Sunday, June 25, 2006

Chicken update

It turns out to be surprisingly difficult to get a decent picture of the chickens. Here they are, doing what chickens do.

There is one who doesn't pay close attention when the group moves on. She's always running to catch up.

In other news, I did it! I've grown a rose. Well, I can hardly take the credit. I bought this plant in April and kept it alive for all of three months. Ask me about it next June. I generally don't try to grow things that require a lot of attention. The garden is just too big to focus much on individual plants. But a few years ago I took on the challenge of adding a cultivated rose. (We have plenty of beautiful, fragrant wild Rosa multiflora. You'd think that would be enough.) But I decided to try a Joseph's Coat climbing rose. It's growing in a wholly inadequate place in a perennial border. It manages, against all odds, to put out a flower or two each season. But this new rose, whose label I've lost and name I've forgotten, is in a better location and if I remember to protect it for the winter, I have high hopes for it.

On the way home from Agway with a truckload of mulch and feed, we visited The Plantsmen Nursery. Though they advertise "Under new ownership" I actually never knew there was a nursery there. And, wow, what a nursery. They have a fabulous collection of perennials and trees and shrubs that you won't find anywhere else. I couldn't resist a Magnolia tripetala, 'though I think it's on the edge of hardiness here. If it a survives, it will have 8"- 10" fragrant flowers. I also found the Witch Hazel I've been wanting. I meant to find one in the woods that I could transplant, but for $10 this well grown specimen was irresistible.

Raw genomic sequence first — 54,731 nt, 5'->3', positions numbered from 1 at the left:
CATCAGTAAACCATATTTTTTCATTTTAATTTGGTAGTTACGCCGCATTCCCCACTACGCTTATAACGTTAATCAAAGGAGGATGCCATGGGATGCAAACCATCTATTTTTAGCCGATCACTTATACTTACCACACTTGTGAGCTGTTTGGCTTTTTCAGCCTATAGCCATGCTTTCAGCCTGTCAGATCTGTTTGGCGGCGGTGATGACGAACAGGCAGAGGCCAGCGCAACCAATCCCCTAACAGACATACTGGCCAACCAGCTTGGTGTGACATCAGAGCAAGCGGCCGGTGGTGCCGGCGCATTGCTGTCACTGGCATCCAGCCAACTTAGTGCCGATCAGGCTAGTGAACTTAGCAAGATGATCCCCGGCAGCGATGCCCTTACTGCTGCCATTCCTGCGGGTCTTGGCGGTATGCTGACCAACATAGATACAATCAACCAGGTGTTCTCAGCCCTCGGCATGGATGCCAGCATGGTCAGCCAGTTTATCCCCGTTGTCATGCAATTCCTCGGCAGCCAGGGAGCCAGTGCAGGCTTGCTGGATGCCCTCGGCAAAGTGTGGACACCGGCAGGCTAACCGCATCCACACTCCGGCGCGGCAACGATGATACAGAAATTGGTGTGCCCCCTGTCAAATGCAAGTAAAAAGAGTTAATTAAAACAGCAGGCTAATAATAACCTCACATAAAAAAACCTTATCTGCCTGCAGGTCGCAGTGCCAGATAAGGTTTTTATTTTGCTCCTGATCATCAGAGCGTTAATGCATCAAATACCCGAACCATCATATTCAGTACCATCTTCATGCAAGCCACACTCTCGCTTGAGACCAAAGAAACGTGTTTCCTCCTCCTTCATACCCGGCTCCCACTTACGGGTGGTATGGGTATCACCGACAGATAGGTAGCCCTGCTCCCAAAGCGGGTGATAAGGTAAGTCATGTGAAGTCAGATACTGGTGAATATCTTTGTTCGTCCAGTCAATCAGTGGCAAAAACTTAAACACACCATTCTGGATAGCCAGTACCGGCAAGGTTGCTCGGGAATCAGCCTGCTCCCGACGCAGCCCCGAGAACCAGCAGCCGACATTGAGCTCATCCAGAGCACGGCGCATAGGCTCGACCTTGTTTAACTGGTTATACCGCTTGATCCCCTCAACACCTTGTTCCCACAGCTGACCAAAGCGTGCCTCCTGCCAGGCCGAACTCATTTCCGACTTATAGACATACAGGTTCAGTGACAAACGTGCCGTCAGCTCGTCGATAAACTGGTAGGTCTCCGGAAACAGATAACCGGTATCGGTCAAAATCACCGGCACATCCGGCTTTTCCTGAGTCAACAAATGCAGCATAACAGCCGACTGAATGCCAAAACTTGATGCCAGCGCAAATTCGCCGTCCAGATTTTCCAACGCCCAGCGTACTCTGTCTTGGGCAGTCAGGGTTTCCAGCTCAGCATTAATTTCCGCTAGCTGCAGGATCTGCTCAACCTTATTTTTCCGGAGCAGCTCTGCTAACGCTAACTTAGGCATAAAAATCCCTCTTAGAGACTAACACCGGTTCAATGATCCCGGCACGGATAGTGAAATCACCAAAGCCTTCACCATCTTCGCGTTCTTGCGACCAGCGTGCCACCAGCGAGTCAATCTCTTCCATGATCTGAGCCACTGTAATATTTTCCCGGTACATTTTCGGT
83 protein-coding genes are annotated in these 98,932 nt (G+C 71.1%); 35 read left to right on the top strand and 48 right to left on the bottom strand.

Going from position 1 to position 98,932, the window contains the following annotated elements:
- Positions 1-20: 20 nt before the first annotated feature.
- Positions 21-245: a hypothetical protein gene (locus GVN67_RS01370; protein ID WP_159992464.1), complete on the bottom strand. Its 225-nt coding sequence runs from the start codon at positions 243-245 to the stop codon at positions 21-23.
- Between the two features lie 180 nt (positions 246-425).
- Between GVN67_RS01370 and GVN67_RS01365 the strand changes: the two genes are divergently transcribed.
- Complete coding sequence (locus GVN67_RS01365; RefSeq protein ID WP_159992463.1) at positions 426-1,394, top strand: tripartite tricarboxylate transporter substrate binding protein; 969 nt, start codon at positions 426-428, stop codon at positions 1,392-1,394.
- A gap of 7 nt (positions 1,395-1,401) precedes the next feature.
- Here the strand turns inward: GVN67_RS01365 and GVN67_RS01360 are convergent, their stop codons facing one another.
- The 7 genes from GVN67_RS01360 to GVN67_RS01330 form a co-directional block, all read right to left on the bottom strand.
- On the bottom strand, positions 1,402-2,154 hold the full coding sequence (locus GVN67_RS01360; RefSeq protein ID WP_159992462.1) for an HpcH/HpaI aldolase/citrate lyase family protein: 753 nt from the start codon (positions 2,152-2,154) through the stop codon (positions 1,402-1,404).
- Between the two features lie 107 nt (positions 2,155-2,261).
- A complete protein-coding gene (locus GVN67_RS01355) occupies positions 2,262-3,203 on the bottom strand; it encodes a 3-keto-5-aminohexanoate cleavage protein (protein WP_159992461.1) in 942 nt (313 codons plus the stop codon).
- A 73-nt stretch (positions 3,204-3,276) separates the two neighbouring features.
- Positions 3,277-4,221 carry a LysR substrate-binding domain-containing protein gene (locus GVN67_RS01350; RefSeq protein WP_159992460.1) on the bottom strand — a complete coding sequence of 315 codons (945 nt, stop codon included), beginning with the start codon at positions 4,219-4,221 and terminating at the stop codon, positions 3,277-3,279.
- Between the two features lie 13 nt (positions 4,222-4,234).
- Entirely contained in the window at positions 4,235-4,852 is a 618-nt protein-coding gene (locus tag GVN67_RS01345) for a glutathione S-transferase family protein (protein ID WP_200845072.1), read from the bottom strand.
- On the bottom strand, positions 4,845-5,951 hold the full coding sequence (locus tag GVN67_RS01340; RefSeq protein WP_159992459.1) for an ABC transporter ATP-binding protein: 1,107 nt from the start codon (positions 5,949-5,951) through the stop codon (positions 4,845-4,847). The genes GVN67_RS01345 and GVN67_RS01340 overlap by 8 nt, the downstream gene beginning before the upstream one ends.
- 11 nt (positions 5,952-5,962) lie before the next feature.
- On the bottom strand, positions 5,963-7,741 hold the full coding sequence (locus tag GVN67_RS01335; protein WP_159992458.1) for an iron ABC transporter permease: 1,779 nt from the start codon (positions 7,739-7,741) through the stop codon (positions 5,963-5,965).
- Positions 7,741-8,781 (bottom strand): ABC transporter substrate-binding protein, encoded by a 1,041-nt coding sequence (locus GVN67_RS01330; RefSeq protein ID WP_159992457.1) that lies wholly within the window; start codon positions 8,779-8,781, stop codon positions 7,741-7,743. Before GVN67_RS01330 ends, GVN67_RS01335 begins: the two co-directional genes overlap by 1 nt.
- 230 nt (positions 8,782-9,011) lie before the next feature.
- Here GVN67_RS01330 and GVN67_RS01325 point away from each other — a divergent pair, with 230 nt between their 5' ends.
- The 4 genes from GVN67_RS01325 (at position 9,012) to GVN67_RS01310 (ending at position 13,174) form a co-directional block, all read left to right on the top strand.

In the perennial section, Primula saxatilis and Salvia argentea are among the many species you won't find in most nurseries. And with my recent interest in Euphorbias, I decided to try Euphorbia dulcis 'Chameleon' with attractive purple foliage and early season yellow/orange flowers.


Darlene said...

Wow, congratulations on the rose! And good luck on it overwintering. I never try to grow those cultivated ones, just because they're so fragile. My wild, native ones are so much more reliable, but they definitely don't last as long as those that are cultivated. And the choice of colors is limited to pink, whereas the cultivated... How I love the colors of this one.

Hey, I always try to learn to identify anything and everything I can. I've got a memorized list of cows, horses, dogs, cats, birds, butterflies, (some planets) etc., but not chickens. What kind are yours in the pix? They're really handsome! Also, seem a bit more compact than most chickens. I'm assuming there aren't many with that coloring and those features, so that's what would be my identity guide in the future.

LauraHinNJ said...

Love the second pic of the one running to catch up!

Maggy said...

There could probably be a very funny caption for the chicken who lags behind... I'll think on this. They look great!

Mary Ann said...

They're Rhode Island Reds. Maybe not the record-holder for most eggs, but good, steady producers of big, brown eggs. And, in a pinch, they'll incubate a clutch of eggs - something many breeds have forgotten how to do. I don't have a rooster yet, but I'm looking.